Government shutdown cancels over 40,000 immigration hearings

Government shutdown cancels over 40,000 immigration hearings

On behalf of Law Office of Valdez & Monarrez posted in immigration law on Tuesday, January 15, 2019.

Many immigrants live in Texas, and those who have been waiting for their immigration hearings will have to wait longer. The government shutdown that began in December 2018 has forced immigration courts to cancel 42,726 hearings according to figures collected by the Transaction Records Access Clearinghouse.

These cancellations have happened to people who have already waited two to four years for their hearings. Now their cases will probably fall to the bottom of the list of people awaiting immigration hearings. The cases clogging immigration courts have already ballooned to over 800,000 cases. If the government shut down persists until the end of January, TRAC predicts that 108,112 immigration cases will suffer continued delays.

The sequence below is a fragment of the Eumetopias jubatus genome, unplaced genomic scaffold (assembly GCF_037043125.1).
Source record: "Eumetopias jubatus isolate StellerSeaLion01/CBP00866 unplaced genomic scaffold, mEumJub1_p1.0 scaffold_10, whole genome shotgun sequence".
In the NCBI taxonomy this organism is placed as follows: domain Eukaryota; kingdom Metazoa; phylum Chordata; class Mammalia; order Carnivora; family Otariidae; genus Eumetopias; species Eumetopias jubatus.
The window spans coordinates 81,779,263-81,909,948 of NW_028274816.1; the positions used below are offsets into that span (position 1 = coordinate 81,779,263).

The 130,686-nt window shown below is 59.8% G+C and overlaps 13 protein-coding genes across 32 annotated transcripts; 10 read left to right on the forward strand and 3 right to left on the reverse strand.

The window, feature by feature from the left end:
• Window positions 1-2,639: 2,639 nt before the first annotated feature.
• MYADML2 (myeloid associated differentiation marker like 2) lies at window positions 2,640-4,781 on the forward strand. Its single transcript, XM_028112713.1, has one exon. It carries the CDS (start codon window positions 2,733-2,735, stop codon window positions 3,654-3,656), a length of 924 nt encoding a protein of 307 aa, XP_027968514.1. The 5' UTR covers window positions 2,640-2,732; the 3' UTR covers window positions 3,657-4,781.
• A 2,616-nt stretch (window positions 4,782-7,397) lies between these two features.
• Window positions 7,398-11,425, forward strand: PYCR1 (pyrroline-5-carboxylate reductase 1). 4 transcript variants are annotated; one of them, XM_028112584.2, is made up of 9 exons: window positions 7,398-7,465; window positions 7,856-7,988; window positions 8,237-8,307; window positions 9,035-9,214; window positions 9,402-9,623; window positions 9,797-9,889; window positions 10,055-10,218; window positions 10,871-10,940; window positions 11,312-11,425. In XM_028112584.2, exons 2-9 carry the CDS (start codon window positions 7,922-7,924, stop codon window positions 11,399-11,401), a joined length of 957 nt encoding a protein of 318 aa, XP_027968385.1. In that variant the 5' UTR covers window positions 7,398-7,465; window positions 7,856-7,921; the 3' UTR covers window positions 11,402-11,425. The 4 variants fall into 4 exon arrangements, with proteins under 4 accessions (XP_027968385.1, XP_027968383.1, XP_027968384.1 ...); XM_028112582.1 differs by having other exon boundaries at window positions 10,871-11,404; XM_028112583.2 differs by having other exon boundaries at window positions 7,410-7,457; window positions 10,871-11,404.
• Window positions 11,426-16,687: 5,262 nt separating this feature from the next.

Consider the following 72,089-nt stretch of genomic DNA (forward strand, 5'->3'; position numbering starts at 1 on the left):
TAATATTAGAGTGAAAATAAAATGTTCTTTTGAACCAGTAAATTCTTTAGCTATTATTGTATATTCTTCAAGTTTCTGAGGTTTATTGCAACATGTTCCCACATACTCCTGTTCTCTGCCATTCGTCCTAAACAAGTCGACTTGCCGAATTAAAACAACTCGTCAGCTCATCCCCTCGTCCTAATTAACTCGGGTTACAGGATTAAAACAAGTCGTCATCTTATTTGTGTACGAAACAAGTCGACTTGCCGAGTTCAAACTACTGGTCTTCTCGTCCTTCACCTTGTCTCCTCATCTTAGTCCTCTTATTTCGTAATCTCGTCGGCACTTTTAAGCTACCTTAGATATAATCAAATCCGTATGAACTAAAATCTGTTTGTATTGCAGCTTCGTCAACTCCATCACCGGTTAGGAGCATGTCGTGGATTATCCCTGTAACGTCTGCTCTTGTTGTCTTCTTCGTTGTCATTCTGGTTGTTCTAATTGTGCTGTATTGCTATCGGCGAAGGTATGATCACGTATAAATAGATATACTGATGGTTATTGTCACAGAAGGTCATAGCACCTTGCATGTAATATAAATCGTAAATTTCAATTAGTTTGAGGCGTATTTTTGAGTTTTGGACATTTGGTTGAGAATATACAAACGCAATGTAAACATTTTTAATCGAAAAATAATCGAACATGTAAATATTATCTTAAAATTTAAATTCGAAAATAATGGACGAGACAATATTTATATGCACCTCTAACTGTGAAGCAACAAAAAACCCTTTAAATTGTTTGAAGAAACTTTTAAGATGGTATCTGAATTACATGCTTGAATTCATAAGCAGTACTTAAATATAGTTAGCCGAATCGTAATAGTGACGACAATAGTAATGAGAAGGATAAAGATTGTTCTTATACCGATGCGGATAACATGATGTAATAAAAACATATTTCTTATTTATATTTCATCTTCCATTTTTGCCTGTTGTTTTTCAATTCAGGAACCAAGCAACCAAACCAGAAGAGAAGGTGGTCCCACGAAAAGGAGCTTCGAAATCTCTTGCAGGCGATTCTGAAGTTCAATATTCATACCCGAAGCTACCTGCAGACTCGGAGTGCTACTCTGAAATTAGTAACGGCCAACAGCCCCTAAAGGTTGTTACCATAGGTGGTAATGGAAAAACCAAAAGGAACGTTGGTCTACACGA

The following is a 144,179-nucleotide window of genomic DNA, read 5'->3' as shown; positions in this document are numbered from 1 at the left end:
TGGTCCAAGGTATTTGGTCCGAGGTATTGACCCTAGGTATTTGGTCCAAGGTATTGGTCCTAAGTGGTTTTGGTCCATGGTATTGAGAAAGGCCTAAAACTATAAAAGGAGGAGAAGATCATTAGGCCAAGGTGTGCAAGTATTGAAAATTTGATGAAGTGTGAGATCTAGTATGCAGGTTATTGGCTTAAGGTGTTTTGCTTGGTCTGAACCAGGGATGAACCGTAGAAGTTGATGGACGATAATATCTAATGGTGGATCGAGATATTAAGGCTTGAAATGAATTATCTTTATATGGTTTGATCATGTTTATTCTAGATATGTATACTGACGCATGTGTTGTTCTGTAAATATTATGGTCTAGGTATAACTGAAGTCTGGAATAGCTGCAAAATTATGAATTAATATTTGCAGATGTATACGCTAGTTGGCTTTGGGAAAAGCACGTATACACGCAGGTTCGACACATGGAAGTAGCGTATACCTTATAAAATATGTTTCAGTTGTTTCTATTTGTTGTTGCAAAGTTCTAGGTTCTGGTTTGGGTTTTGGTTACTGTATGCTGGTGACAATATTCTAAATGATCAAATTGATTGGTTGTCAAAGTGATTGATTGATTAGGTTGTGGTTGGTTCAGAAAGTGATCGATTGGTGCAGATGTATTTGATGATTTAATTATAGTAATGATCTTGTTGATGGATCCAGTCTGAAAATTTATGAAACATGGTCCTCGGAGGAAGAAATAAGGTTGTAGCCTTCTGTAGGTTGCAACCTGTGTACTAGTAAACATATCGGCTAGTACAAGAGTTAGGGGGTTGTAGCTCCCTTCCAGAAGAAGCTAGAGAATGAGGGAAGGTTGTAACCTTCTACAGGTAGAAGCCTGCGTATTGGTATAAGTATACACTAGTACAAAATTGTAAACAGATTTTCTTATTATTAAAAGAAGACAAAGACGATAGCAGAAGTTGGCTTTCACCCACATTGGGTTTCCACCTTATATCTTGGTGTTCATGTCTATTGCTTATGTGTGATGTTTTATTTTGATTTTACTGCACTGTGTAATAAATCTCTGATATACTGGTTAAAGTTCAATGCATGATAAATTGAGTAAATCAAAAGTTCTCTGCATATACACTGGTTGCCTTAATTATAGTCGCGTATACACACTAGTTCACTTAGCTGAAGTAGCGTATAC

The case backlog had grown throughout 2018 due to policy changes from the Trump Administration. Although the federal government had intended to speed up case processing, the policy changes took away judges\’ authority to make swift administrative decisions. The canceled hearings might place some immigrants at risk of arrest due to the aggressive tactics of authorities. Other people caught in limbo might hope that the delay gives them a chance for a hearing in a couple years when the political climate for immigrants might be different.

The upheaval and uncertainty surrounding the federal government could leave a person with questions about how to deal with immigration issues. The advice of an attorney might help someone make decisions about how to cope with the threat of deportation or accomplish what should be a routine task like renewing a work visa. Legal support might reduce friction within the immigration system and prevent authorities from violating a person\’s rights.

Source: Think Progress, \”Trump\’s shutdown is adding 20,000 cases per week to the record-high immigration court backlog\”, Alan Pyke, Jan. 14, 2019